Wichita A federal judge on Monday rejected without comment a Justice Department request to designate as complex the case of an immigrant accused in the 1994 Rwandan massacre in what the government contends may be the first U.S. criminal prosecution involving proof of genocide.
U.S. District Judge Monti Belot’s ruling assures a speedy trial against Lazare Kobagaya, an 85-year-old Topeka man charged in a two-count federal indictment with fraud and unlawfully obtaining U.S. citizenship in 2006.
The indictment alleges Kobagaya lied during naturalization proceedings in Wichita by claiming he had lived in Burundi from 1993 to 1995. It contends he concealed that he had lived in Rwanda during the Tutsi genocide in 1994 and was a participant.
Prosecutors had filed the unopposed motion for the designation in a move to extend evidence discovery deadlines into 2010 and vacate the trial date now scheduled for June 23.
The Justice Department argued that the nature of the evidence, together with novel questions of fact and law, presented difficult issues that require more trial preparation time.
Evidence gathered so far includes about 7,000 pages of documents obtained in Rwanda and written in the native language of that country, Kinyarwanda. Hundreds of pages of documents and photographs also were seized during execution of a search warrant at Kobagaya’s Topeka home.
Both sides also face challenges working with witnesses overseas who pose language barriers and travel problems, prosecutors said.
In addition, the government issued a formal request in February to the government of Finland requesting information about a related case pending there against Francois Bazaramba.
Documents filed in the U.S. case against Kobagaya allege he and Bazaramba were leaders in the 1994 attacks and killings of Tutsis.
Finland’s government said in February it will not extradite Bazaramba to his home country because he might not receive a fair trial there. The Justice Ministry in Finland said its decision is based on a ruling by the International Criminal Tribunal that has prohibited the referral of three similar pending cases to Rwandan courts.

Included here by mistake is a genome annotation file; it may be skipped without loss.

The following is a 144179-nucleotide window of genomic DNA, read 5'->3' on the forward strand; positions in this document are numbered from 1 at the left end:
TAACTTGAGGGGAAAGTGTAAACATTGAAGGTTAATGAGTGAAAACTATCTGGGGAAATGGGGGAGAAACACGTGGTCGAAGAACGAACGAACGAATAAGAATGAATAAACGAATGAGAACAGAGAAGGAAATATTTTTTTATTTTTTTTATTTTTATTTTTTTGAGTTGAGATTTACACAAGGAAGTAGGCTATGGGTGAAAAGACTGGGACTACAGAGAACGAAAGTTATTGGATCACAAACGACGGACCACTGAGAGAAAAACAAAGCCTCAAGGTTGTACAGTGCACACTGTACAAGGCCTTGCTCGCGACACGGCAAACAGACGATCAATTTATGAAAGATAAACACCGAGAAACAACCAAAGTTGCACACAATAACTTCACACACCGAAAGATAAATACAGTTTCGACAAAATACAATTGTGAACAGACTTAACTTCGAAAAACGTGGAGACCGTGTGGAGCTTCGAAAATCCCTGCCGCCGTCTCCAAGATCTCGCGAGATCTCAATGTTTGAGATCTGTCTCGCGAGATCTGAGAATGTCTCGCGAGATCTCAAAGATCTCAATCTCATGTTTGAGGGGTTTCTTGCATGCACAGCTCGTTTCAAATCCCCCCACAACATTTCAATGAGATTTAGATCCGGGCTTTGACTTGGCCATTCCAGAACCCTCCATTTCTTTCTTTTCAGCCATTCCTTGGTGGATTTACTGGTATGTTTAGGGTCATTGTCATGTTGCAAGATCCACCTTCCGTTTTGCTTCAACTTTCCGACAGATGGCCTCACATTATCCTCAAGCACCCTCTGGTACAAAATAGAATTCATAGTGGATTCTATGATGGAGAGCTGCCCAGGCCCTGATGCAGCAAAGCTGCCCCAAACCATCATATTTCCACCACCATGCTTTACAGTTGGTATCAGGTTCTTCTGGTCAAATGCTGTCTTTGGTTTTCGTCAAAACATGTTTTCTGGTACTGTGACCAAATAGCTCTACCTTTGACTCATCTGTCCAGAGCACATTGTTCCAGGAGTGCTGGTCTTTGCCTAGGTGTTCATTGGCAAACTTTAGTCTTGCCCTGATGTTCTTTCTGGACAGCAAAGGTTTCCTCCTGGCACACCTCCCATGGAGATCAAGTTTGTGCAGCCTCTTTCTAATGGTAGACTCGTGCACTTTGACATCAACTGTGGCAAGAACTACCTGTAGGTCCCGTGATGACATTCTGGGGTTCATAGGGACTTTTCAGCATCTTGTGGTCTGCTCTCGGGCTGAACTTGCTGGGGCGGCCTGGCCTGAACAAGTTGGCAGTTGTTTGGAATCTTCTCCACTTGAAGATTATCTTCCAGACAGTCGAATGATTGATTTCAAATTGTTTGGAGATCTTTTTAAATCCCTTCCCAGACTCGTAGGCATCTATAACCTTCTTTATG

Bazaramba has been held in Finnish police custody since April 2007 on suspicion of genocide, but has not been charged. He would be tried in Finland if the state prosecutor charges him. That decision is expected later this year.
U.S. law generally requires that trial of a criminal matter begin within 70 days from the date on which an indictment is made public, the government argued in its motion. Kobagaya’s indictment was filed in January and unsealed last month.
Also on Monday, Belot rejected a separate motion that would have excluded from the speedy trial computation the time it takes authorities in Finland to respond to the U.S. request.
While Belot did not indicate in his ruling the basis of his denials of the two unopposed government requests, he has repeatedly refused in the past to do so in other cases that have come before him, citing appeals court rulings overturning judgments for lack of a speedy trial.
The Justice Department alleges Kobagaya lied during naturalization proceedings in Wichita by claiming he had lived in Burundi from 1993 to 1995. It contends he concealed that he had lived in Rwanda during the 1994 genocide and participated in the attacks and slaughter of hundreds of Tutsis.
An estimated 500,000 to 800,000 people were killed in Rwanda between April and July 1994. Most of the dead belonged to an ethnic group known as the Tutsi, while most of the killings were carried out by members of an ethnic group known as the Hutu.